My family has two main Christmas traditions. The first is going to see a movie on Xmas afternoon, after the presents have been opened, admired, and left on the coffee table for a reasonable amount of time. I’m not sure when this cinematic pattern developed, but we’ve been seeing a holiday movie for as long as I can remember (i.e., for at least the last ten years. HA HA @ my faulty memory!). I suspect that this tradition’s origins lie in suburban Minnesota’s dearth of other suitable activities; not much is open on Xmas day, save gas stations and Showplace, and it’s too cold to do much outdoors.* This year, we saw True Grit and ZOMG: if you haven’t seen it, drop what you’re doing and drive quickly to a theater! It was so good that I am certainly going to see it again. Those of you who know my stance on Movie-Watching As Pastime know that this attests to the movie’s solidity.
Our other tradition is, appropriately, food-related. On Christmas morning, we’ve never eaten cereal or poached eggs, oatmeal or grits — no! None of that. We always make a Dutch Baby, domed, golden, and heavily dusted in powdered sugar. For those who’ve never had the pleasure of eating a Dutch Baby, know that the dish is prepared by pouring batter into a heated cast iron skillet into which approximately one stick of butter has been melted. The batter is baked for approximately 40 minutes; when the skillet is pulled from the oven, you have a beautiful pancake-popover hybrid on your hands. There’s nothing like it.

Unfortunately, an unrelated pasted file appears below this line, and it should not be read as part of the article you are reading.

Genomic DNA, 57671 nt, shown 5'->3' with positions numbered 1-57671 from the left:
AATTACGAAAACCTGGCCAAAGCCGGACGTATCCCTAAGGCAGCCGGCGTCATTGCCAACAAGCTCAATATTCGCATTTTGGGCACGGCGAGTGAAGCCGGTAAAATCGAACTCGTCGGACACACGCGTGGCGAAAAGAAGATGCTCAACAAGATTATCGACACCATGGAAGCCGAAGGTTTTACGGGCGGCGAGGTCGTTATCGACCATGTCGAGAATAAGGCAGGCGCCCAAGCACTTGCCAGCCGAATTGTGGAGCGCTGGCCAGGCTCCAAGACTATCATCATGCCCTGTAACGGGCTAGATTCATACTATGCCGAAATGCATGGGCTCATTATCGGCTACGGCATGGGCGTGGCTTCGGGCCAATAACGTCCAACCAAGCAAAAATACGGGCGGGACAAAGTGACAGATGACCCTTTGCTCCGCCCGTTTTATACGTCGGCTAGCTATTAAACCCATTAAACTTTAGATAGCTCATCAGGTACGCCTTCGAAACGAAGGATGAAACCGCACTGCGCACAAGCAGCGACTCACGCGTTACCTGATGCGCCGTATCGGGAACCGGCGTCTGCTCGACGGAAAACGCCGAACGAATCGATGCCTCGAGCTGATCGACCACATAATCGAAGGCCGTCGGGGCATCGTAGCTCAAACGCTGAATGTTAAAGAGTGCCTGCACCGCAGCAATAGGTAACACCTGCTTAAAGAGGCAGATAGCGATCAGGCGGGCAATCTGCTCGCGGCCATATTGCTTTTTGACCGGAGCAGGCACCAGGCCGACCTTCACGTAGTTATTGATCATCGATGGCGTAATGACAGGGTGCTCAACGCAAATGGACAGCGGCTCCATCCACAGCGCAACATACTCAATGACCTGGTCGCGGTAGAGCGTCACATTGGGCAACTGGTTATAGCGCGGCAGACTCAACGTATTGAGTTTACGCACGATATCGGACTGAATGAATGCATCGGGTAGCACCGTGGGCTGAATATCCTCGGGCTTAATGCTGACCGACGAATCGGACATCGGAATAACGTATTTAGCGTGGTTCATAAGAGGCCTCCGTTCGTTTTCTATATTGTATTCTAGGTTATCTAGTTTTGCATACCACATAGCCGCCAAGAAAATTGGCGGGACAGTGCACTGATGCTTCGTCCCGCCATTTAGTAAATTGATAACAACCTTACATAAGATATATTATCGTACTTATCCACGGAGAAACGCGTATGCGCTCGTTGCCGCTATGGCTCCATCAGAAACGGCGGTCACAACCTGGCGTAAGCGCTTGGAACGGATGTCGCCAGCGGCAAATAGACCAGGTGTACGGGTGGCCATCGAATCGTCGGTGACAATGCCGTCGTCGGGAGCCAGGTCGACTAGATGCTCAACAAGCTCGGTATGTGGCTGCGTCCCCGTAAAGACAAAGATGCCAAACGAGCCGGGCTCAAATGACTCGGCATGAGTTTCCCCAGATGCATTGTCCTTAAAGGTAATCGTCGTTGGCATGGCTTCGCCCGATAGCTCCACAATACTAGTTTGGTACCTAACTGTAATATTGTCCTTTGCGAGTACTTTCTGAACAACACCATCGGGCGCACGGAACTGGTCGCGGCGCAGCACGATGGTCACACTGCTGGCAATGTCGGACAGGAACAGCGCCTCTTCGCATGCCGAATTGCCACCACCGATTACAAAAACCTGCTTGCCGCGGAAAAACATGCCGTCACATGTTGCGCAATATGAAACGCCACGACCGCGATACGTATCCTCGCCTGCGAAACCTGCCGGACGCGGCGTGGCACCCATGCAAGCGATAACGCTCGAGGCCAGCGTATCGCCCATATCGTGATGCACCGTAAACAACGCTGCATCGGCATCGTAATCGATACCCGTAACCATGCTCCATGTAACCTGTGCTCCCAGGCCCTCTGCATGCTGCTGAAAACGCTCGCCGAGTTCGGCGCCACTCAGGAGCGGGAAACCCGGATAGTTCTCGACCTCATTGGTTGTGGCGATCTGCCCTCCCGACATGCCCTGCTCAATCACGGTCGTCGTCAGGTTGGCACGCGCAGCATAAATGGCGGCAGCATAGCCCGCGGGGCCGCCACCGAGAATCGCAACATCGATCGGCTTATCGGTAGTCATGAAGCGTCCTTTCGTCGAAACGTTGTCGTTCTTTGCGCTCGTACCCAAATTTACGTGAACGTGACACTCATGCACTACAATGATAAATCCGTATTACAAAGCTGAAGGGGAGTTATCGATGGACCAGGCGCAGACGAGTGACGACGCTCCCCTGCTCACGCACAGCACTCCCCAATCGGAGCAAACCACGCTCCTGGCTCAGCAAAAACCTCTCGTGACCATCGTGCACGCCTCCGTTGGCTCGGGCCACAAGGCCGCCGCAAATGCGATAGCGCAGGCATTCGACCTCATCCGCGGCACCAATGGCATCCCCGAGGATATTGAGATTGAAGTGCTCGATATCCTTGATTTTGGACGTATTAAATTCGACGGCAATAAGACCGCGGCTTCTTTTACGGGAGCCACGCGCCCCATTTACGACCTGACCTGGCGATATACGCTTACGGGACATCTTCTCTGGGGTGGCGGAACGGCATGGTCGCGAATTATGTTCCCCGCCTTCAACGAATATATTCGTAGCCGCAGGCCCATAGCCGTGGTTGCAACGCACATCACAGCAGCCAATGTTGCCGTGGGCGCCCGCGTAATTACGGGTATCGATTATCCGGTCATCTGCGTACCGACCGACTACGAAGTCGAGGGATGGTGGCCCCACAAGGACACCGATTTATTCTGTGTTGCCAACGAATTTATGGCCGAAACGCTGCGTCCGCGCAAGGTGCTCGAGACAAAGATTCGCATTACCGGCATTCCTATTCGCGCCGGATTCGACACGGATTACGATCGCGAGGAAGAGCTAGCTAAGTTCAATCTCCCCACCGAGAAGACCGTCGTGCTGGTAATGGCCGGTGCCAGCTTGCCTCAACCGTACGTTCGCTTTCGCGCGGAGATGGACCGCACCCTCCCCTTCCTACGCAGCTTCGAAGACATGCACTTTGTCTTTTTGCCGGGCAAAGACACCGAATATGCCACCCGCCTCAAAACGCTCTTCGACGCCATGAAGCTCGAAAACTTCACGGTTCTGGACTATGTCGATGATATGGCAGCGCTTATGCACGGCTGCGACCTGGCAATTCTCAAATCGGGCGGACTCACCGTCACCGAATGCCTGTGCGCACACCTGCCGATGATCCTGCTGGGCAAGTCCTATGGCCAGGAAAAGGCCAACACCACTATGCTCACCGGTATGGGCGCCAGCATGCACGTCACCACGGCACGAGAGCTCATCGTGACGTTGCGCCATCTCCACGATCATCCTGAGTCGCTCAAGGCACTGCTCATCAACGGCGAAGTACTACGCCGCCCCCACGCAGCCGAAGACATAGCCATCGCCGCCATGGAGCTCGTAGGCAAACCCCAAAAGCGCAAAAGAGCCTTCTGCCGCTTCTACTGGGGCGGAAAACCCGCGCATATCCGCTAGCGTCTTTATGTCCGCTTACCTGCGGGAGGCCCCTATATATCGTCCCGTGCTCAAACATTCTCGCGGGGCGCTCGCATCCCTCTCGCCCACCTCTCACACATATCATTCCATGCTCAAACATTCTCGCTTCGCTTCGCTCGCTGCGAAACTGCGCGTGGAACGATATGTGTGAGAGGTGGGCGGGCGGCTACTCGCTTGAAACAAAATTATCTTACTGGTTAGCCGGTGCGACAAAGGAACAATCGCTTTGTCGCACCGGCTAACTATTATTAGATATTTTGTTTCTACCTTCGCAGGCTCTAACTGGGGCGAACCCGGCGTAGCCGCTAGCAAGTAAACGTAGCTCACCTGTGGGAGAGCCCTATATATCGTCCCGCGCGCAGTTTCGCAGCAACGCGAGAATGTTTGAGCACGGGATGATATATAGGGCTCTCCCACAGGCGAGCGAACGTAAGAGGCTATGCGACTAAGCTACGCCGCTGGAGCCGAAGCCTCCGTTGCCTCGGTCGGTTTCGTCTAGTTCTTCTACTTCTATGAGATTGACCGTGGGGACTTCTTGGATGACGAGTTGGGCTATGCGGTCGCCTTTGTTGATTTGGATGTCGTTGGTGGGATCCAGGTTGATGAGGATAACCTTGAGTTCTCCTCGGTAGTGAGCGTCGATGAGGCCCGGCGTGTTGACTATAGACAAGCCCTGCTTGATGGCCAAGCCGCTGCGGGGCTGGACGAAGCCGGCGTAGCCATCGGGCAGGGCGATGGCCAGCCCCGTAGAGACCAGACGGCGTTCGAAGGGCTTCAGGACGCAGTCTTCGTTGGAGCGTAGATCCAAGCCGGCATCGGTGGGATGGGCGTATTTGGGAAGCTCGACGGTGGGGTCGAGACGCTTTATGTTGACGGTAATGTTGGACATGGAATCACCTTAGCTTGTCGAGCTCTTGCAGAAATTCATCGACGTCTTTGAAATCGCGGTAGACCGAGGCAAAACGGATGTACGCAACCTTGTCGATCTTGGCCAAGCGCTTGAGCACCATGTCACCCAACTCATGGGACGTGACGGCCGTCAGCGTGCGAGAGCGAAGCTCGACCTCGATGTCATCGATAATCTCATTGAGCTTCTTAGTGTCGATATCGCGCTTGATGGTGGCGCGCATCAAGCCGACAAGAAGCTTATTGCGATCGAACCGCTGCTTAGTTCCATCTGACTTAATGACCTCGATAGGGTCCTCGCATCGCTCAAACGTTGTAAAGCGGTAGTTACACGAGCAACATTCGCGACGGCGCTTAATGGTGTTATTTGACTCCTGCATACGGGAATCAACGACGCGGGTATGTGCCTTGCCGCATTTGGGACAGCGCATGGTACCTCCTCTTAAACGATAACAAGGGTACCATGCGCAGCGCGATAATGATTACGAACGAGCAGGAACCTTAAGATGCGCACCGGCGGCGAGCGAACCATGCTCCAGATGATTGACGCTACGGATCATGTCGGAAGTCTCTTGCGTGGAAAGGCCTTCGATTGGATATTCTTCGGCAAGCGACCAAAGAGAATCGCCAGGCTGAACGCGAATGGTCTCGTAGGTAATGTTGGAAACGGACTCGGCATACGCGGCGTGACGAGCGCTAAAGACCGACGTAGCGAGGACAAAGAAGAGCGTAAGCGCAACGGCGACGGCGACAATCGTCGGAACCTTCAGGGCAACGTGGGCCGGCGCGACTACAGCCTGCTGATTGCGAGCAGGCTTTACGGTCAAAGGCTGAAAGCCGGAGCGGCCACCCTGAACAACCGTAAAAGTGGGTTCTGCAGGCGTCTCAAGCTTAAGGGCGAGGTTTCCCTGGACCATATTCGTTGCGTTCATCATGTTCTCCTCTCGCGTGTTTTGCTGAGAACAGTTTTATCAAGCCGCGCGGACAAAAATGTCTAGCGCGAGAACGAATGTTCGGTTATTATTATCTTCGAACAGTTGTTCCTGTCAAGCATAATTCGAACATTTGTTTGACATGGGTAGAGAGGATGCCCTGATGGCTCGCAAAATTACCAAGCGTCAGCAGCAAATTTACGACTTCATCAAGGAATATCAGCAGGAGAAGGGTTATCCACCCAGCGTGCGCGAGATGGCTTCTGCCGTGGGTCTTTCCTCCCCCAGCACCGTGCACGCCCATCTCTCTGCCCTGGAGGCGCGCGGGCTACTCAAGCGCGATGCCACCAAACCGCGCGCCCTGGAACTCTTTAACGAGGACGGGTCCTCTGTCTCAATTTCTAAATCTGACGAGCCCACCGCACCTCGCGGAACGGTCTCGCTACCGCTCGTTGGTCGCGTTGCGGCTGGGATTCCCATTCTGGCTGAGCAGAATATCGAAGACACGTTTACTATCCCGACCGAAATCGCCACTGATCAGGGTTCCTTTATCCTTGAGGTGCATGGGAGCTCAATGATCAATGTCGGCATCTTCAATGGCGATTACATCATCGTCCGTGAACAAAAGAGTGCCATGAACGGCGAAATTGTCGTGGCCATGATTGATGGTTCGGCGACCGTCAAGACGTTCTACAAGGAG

The only fluid aspects of our Christmas breakfasts are the incidentals — beverages, condiments, and sides. Sometimes, we have fruit salad instead of sectioned grapefruit. Sometimes, we have breakfast meats. Once my sister and I came of age (drinkin’ age, that is!), we added mimosas to the menu. This year, inspired by a delectable drink I’ve had several times at Zazie, I suggested grapefruit juice mimosas. Ali pitched the idea of peach Andre instead of extra dry, and the Nectar of the Gods was delivered to our table.
Yes, in the Garklavs’ canon of tradition, the Dutch Baby signifies Christmas just as much as any fir tree or wreath or gaggle of ragamuffin youth caroling door-to-door. For this reason — and perhaps because of the vast quantities of butter involved — the Dutch Baby comes but once a year, on the heels of St. Nick.
*Unless you’re a real go-getter, which we aren’t.